Offered by Bring a Trailer Auctions | Online | December 2020
So the story goes that John Lambert built his first gasoline-powered car in 1891, beating both the Duryea brothers and Elwood Haynes to the punch as having built America’s first gas-powered car. Lambert advertised that car for $500, but never actually sold any. A few years later, he got a visit from Haynes, who informed him that the Haynes would be advertised as “America’s first car.” Not quite true, Mr. Haynes.
Lambert never challenged it, and he didn’t start building cars for commercial sale until 1906. The Lambert Automobile Company was a subsidiary of the Buckeye Manufacturing Company that also owned several automotive suppliers. The company stopped producing cars in 1917.
The Model 66 was only built in 1912 and was available as a four- or five-passenger touring car. This five-passenger variant retailed for $1,500 when new and is powered by a 35-horsepower inline-four. This example was restored within the past 10 years and is now up for auction on BaT. The auction ends Monday. Click here for more info.
Offered by Barrett-Jackson | Scottsdale, Arizona | January 19, 2013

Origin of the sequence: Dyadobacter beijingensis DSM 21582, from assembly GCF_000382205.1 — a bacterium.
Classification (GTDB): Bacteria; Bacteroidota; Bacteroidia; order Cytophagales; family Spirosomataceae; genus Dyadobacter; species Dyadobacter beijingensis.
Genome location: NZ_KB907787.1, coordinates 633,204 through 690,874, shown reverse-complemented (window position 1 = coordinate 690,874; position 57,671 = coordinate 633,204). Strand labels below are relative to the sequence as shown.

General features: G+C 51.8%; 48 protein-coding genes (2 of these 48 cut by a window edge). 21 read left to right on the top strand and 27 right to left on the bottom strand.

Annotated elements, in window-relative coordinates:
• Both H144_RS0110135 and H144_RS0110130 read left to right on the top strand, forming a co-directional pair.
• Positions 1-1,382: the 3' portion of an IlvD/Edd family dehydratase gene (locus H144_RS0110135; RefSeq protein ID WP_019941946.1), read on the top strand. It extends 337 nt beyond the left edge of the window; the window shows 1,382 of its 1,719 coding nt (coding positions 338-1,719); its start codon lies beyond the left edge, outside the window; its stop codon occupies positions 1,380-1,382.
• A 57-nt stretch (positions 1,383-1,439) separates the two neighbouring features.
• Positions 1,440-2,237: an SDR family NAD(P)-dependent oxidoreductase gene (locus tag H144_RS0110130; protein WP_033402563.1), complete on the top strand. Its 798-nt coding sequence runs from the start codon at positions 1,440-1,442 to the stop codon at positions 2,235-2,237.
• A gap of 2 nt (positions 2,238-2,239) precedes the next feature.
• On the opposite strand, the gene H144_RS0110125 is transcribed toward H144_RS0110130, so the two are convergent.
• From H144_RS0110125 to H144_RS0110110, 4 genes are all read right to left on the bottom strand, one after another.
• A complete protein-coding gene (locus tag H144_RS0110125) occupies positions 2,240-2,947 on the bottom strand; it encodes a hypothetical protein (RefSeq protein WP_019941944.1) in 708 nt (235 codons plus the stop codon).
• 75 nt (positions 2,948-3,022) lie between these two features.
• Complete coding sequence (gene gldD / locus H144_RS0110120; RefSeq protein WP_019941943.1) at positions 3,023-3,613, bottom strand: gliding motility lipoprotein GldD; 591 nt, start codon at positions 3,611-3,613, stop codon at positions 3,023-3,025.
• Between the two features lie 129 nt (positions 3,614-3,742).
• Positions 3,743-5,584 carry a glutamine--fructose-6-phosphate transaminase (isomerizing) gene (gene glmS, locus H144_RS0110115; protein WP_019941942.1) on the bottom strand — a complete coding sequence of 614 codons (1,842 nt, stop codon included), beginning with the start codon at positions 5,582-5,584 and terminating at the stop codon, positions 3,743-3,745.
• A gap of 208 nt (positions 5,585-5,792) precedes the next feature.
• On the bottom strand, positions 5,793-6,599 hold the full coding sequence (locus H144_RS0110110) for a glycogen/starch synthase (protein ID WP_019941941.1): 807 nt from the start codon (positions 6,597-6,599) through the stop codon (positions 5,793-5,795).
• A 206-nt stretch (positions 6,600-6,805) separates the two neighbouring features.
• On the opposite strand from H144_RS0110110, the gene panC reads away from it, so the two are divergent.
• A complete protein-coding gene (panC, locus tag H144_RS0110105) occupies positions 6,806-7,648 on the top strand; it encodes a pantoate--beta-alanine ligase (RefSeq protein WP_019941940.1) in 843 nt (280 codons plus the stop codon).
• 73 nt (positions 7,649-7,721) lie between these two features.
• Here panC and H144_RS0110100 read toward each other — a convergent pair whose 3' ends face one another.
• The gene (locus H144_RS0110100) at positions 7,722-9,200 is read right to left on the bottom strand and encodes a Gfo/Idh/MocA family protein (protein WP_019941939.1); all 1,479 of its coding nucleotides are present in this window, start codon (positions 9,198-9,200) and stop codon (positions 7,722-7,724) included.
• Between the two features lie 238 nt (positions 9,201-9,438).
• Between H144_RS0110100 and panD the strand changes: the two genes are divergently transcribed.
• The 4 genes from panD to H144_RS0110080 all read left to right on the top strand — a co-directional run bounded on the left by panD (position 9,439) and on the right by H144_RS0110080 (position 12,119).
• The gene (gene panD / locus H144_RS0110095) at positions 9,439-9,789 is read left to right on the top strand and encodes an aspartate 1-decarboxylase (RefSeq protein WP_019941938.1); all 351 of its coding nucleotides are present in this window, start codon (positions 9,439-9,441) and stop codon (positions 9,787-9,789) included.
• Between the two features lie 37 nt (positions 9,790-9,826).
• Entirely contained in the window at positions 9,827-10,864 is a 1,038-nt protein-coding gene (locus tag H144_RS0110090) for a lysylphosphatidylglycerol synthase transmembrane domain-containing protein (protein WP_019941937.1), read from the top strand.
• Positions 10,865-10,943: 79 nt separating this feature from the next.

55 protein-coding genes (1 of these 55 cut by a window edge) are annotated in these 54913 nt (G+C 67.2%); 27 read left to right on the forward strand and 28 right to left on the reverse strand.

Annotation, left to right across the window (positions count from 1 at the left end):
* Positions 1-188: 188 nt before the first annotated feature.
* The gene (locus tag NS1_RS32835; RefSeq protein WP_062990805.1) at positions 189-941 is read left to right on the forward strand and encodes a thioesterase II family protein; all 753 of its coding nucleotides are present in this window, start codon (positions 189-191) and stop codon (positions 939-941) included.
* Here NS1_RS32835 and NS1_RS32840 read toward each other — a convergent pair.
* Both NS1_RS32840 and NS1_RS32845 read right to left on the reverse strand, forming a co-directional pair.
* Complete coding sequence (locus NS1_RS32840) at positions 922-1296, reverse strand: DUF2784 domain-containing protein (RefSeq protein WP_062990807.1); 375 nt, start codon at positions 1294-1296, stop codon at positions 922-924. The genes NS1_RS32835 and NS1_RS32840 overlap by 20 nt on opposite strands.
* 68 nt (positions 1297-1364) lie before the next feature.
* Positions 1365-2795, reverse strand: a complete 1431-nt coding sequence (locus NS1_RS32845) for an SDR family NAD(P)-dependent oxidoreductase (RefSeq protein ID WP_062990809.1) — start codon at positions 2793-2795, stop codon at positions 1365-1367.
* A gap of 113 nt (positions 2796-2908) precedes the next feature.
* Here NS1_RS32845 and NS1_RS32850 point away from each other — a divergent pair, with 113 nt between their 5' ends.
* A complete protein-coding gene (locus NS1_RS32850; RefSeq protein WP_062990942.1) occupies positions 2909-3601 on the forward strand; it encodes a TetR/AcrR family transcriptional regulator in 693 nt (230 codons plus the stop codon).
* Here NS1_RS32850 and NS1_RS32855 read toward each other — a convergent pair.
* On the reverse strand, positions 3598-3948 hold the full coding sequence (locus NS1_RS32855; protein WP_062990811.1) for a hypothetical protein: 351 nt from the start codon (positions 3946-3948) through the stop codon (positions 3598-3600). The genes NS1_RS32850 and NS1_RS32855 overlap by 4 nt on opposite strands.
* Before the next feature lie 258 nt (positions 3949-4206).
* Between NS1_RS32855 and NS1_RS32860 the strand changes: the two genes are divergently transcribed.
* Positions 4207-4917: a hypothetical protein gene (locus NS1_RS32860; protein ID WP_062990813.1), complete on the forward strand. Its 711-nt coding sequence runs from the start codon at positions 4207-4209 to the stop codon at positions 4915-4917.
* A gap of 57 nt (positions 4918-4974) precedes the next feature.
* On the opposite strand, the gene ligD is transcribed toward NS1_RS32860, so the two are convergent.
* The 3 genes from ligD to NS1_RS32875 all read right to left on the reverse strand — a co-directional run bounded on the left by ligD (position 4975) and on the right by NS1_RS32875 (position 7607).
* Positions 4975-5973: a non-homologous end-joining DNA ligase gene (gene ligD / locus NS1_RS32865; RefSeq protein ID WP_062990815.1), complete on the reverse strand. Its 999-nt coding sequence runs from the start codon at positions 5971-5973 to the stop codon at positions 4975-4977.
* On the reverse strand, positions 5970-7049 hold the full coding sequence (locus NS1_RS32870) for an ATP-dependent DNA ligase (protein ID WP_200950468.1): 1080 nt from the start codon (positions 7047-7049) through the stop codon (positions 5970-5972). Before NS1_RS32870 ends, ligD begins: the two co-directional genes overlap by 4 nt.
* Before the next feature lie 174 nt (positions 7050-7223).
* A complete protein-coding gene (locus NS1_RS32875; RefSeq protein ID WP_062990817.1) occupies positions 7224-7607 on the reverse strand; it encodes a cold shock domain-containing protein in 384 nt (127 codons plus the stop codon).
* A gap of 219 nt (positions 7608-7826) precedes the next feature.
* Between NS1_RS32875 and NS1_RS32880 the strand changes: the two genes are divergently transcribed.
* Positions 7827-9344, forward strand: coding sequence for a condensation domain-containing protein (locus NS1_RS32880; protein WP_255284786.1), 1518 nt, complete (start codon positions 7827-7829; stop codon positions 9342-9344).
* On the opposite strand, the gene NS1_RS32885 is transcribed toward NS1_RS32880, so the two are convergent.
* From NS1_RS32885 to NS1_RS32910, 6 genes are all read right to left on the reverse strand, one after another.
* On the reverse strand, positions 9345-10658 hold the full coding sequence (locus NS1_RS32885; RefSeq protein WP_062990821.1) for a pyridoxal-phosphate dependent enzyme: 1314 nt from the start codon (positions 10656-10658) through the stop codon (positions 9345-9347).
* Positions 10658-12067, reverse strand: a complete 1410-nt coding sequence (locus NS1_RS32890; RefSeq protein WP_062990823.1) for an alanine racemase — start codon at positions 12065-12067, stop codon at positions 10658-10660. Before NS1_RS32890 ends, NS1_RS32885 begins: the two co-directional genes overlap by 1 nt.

If I had to describe this car in one word it would be “opulent.” Pierce-Arrows were known as high-quality, high-cost automobiles for most of their existence and it’s cars like this that gave them that well-deserved reputation. It was one of the best cars you could buy in 1919.
And so, legendary film comedian Roscoe “Fatty” Arbuckle purchased this car as a bare chassis in 1919 and had it shipped to Don Lea Coach & Bodyworks in Los Angeles to have this custom body fitted. At the time, the designer working for the Don Lea coachbuilding company was a young Harley Earl. The color is described as “purple-blue” and whatever you want to call it, it is certainly striking. Especially when accented with those impossible-to-keep-clean all-white tires.
The Model 66 was introduced in 1910 and by 1918 it was a pretty old design. This 1919 model was one of the last built. In total, 1,250 were built and only about 14 survive today (only seven are the A-4 type). The engine is a monstrous 13.5-liter straight six making around 60 horsepower.
Tom Barrett (of Barrett-Jackson) acquired the car in 1976 and a light cosmetic restoration was performed before it was acquired by the Blackhawk Collection in 1982 where it remained until 2006. It was restored completely by its current owner, winning first-in-class at Pebble Beach in 2007. This is an exceptional automobile with a storied history and a one-of-a-kind look. For more information, click here.